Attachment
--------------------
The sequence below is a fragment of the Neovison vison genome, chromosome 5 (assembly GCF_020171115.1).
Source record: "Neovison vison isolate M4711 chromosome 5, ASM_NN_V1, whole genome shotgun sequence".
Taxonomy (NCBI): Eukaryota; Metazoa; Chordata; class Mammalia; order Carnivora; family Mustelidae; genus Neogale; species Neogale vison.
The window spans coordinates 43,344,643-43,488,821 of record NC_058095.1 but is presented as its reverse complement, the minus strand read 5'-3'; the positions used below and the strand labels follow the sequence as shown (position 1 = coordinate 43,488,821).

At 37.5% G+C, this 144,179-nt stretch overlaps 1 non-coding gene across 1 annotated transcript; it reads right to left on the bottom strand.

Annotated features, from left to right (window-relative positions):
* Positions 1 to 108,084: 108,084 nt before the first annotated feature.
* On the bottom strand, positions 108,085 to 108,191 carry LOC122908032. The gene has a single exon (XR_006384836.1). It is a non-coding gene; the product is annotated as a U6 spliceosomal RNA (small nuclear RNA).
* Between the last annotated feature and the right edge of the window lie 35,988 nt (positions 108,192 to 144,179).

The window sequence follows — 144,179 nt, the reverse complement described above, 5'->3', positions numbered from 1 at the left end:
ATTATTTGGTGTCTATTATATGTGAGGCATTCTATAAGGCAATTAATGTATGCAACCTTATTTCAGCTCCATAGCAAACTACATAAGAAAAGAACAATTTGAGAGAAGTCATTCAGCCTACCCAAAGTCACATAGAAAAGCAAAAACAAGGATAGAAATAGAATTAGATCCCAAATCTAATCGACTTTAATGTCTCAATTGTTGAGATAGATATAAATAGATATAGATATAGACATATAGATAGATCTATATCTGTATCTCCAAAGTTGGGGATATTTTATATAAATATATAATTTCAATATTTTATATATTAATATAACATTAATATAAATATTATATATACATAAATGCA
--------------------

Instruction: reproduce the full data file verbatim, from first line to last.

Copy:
The sequence below is a fragment of the Neovison vison genome, chromosome 5 (assembly GCF_020171115.1).
Source record: "Neovison vison isolate M4711 chromosome 5, ASM_NN_V1, whole genome shotgun sequence".
Taxonomy (NCBI): Eukaryota; Metazoa; Chordata; class Mammalia; order Carnivora; family Mustelidae; genus Neogale; species Neogale vison.
The window spans coordinates 43,344,643-43,488,821 of record NC_058095.1 but is presented as its reverse complement, the minus strand read 5'-3'; the positions used below and the strand labels follow the sequence as shown (position 1 = coordinate 43,488,821).

At 37.5% G+C, this 144,179-nt stretch overlaps 1 non-coding gene across 1 annotated transcript; it reads right to left on the bottom strand.

Annotated features, from left to right (window-relative positions):
* Positions 1 to 108,084: 108,084 nt before the first annotated feature.
* On the bottom strand, positions 108,085 to 108,191 carry LOC122908032. The gene has a single exon (XR_006384836.1). It is a non-coding gene; the product is annotated as a U6 spliceosomal RNA (small nuclear RNA).
* Between the last annotated feature and the right edge of the window lie 35,988 nt (positions 108,192 to 144,179).

The window sequence follows — 144,179 nt, the reverse complement described above, 5'->3', positions numbered from 1 at the left end:
ATTATTTGGTGTCTATTATATGTGAGGCATTCTATAAGGCAATTAATGTATGCAACCTTATTTCAGCTCCATAGCAAACTACATAAGAAAAGAACAATTTGAGAGAAGTCATTCAGCCTACCCAAAGTCACATAGAAAAGCAAAAACAAGGATAGAAATAGAATTAGATCCCAAATCTAATCGACTTTAATGTCTCAATTGTTGAGATAGATATAAATAGATATAGATATAGACATATAGATAGATCTATATCTGTATCTCCAAAGTTGGGGATATTTTATATAAATATATAATTTCAATATTTTATATATTAATATAACATTAATATAAATATTATATATACATAAATGCA